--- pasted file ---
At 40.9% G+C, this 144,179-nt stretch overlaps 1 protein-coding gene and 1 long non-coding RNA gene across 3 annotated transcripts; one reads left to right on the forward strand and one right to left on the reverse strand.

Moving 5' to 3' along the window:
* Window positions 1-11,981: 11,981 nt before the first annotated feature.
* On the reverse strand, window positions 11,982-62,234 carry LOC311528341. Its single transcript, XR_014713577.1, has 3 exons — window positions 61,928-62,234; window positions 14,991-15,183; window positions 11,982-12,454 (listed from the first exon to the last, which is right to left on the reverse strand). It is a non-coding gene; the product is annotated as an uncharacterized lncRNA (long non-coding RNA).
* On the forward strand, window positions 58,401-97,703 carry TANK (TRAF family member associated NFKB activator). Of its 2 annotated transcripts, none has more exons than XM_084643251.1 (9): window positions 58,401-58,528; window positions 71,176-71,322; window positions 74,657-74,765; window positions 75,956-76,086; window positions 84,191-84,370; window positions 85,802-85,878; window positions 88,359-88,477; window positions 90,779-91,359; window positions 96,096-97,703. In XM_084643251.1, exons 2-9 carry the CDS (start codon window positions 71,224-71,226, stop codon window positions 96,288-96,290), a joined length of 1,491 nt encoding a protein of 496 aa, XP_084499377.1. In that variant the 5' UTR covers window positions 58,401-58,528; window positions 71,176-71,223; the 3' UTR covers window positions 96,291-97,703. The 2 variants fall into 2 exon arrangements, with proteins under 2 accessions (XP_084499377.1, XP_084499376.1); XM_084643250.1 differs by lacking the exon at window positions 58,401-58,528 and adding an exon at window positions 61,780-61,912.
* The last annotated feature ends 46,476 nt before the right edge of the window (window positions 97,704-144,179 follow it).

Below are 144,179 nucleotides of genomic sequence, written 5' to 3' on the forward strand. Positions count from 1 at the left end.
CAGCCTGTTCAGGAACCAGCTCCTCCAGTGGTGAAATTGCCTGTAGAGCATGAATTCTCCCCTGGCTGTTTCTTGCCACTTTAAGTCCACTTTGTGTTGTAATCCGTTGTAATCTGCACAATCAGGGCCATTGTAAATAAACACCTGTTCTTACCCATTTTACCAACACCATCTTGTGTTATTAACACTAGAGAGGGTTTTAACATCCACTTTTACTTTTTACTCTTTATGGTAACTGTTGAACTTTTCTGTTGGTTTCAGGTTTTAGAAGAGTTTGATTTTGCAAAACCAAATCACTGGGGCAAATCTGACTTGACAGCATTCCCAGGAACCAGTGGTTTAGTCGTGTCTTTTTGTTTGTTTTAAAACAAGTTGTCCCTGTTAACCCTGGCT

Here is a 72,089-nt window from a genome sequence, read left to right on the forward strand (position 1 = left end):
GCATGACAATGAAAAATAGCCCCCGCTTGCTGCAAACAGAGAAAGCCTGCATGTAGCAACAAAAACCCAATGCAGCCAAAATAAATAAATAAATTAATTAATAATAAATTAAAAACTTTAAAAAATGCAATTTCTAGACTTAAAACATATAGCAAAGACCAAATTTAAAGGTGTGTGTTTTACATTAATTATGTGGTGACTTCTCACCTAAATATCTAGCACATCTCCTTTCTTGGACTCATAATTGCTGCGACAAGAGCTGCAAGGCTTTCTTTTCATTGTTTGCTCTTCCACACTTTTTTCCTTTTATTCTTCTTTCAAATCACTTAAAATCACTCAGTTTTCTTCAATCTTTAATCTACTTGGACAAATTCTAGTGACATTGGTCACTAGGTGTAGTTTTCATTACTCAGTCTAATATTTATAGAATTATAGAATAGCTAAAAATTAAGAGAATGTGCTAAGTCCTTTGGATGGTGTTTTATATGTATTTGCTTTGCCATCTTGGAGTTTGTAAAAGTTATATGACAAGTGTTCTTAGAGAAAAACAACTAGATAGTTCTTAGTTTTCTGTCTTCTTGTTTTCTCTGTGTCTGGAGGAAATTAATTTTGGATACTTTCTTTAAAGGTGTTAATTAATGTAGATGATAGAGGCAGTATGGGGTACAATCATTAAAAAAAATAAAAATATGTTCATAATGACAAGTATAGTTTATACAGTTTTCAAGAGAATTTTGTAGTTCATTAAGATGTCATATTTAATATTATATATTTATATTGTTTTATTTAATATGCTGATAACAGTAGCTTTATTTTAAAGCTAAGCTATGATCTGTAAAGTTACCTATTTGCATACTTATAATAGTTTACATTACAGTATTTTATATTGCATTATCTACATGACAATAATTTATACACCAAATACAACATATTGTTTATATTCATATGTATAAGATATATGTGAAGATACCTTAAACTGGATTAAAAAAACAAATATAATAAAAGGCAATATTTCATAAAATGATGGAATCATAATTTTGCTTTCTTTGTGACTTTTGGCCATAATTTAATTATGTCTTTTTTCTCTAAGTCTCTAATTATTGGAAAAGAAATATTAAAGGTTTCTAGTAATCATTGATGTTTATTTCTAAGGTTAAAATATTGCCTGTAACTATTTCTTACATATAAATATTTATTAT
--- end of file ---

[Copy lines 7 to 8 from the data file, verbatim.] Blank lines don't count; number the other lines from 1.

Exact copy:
Below are 144,179 nucleotides of genomic sequence, written 5' to 3' on the forward strand. Positions count from 1 at the left end.
CAGCCTGTTCAGGAACCAGCTCCTCCAGTGGTGAAATTGCCTGTAGAGCATGAATTCTCCCCTGGCTGTTTCTTGCCACTTTAAGTCCACTTTGTGTTGTAATCCGTTGTAATCTGCACAATCAGGGCCATTGTAAATAAACACCTGTTCTTACCCATTTTACCAACACCATCTTGTGTTATTAACACTAGAGAGGGTTTTAACATCCACTTTTACTTTTTACTCTTTATGGTAACTGTTGAACTTTTCTGTTGGTTTCAGGTTTTAGAAGAGTTTGATTTTGCAAAACCAAATCACTGGGGCAAATCTGACTTGACAGCATTCCCAGGAACCAGTGGTTTAGTCGTGTCTTTTTGTTTGTTTTAAAACAAGTTGTCCCTGTTAACCCTGGCT